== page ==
FALL WHITE BASS FISHING   Leave a comment

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Fall fishing for white bass is just the opposite of the spring pattern. In spring they move to staging areas and then into the spawning areas of lakes and rivers.

As the water temperatures begin to fall below the mid-fifties the white bass seek deeper water at the end of summer. Generally they suspend over structure or on the bottom of creek channels. This is when vertical jigging comes into play.

White bass are a cousin of the saltwater striped bass and as such have much of a savage instinct found in their brethren. They hit light tackle and give the angler more than he can handle.
The average size fish taken by anglers tends to run about 3/4 of a pound. Some will go over 2-pounds.
Catching white bass is easy. Finding them is the tough part. Good electronics and the ability to use them are vital.

White bass are active fish that feed constantly. Whites prefer to spend their time in water deeper than 10-feet. But they often move into shallows to feed. Their favorite meal is shad. If the angler can find large schools of shad chances are white bass are near.

On warm days they tend to feed on the surface. Concentrations of seagulls pinpoint the location for the fisherman. At close range he can find them by spotting the splashing water caused by the feeding fish breaking the surface as they chase the shad. At times the fish will stay up for 10 to 15 minutes. More often they feed for only a minute or two and then dive back down to the safety of deep water. Usually they surface again a short distance away.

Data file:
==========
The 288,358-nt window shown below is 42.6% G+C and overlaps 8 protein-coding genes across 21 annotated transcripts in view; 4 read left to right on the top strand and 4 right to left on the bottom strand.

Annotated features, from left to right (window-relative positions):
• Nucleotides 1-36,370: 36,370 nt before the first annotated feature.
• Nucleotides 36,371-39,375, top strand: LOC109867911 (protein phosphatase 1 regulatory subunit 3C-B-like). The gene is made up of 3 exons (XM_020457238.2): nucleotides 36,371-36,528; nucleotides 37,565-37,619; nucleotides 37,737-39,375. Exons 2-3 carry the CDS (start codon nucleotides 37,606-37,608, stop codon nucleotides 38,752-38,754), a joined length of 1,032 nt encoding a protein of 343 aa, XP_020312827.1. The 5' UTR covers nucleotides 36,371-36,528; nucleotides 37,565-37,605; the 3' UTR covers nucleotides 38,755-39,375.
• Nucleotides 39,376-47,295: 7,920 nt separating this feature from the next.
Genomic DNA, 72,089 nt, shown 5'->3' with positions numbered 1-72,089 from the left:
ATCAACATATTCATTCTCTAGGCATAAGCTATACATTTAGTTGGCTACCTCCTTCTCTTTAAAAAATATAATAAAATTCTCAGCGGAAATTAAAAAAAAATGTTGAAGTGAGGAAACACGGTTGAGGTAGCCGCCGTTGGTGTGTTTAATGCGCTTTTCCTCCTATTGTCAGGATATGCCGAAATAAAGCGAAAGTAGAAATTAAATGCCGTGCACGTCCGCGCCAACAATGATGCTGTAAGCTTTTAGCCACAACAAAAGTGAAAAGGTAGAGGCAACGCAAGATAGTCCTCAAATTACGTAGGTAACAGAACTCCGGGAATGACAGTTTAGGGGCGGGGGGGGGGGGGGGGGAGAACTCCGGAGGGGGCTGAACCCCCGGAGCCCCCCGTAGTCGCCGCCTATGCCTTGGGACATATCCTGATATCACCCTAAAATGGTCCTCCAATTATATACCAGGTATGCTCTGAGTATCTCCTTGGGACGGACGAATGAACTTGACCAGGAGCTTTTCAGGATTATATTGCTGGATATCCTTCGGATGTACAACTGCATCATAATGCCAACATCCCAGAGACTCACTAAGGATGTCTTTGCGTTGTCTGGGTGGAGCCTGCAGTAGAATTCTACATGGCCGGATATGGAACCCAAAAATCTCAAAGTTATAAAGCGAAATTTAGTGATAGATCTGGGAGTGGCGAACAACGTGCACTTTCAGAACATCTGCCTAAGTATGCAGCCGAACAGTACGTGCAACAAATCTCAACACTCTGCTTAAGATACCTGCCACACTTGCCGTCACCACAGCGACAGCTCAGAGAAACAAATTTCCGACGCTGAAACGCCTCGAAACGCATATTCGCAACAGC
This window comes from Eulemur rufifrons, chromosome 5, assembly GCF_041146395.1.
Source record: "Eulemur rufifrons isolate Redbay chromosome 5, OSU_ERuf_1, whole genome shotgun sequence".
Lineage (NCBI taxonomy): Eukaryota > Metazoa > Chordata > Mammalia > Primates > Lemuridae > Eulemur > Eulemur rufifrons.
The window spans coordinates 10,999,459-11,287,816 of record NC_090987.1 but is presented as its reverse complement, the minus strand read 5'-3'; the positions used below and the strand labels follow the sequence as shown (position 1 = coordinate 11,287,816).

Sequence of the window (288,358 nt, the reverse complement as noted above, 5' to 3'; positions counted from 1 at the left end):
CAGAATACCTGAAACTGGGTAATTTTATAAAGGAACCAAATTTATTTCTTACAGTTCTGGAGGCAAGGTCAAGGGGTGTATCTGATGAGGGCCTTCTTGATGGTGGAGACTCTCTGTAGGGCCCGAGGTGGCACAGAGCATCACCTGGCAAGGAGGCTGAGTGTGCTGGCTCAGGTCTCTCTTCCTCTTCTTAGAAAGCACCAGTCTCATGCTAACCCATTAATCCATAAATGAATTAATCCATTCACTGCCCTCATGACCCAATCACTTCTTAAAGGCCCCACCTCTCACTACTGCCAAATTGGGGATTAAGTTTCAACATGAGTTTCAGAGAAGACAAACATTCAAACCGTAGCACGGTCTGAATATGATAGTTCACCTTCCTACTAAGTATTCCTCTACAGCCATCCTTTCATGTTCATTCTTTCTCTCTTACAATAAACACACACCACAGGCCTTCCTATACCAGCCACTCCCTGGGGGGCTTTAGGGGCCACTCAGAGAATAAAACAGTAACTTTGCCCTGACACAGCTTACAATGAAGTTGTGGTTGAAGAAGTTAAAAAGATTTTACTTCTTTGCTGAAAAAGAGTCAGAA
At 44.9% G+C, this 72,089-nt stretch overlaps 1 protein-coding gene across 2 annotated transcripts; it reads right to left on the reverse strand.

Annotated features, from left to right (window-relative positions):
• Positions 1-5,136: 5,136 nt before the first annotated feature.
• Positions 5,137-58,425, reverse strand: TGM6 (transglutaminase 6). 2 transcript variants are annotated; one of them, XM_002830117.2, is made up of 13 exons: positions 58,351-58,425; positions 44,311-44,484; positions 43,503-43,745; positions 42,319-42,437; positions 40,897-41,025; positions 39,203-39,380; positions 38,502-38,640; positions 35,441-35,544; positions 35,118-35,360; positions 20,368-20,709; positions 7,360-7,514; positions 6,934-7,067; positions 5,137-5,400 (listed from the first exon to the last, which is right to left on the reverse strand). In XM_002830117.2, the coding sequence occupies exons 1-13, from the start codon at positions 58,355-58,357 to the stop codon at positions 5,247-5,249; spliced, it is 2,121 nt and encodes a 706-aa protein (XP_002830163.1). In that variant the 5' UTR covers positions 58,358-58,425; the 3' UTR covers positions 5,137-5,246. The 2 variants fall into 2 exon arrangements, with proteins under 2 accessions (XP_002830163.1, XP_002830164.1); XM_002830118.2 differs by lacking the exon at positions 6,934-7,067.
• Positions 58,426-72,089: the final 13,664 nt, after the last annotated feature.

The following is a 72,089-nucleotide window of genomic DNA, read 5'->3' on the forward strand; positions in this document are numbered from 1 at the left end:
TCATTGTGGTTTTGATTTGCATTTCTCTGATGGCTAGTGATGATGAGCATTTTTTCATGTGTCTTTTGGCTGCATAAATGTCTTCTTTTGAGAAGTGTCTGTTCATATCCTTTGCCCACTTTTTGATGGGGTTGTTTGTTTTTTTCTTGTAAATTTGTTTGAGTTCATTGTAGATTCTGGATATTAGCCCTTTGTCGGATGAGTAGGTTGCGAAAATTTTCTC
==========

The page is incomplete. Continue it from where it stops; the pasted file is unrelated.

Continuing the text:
Later still the whites become more difficult to find. The easiest way to find them is to go where all the other boats are and join in the action. If you do not have someone else to follow it is possible to find white bass by trolling small deep-diving crankbaits. Begin in the mouth of the feeder creeks and work back up river until you find the fish. Once you find the white bass dig out the jig and minnow combinations.

Light tackle is a must for white bass. Small jigs are good with line in the 4 to 8-pound test range. Small tube jigs tipped with plastic grubs do a good job. The grubs should be ones with contrasting dark and light colors.
Perhaps the best rig at this time of year is the tandem rig used often by crappie anglers. Tie the main line to a three-way swivel. Next tie leaders of different lengths to the other parts of the swivel. Some good lengths are 12 and 24 inches. To each of these leaders tie a jig with a small minnow attached. With this rig one can fish on the bottom and also just off the bottom at the same time. It also allows one to set the hook when a fish hits one jig and then wait for another white to hit the second jig. The astute angler will notice the size of the bait fish and match his lure to that size.

Angling success tends to be dependent on year hatches. A year with incredible numbers can help carry the population over lean years. The best fishing in a particular body of water is likely to be about two years after a large year hatch.

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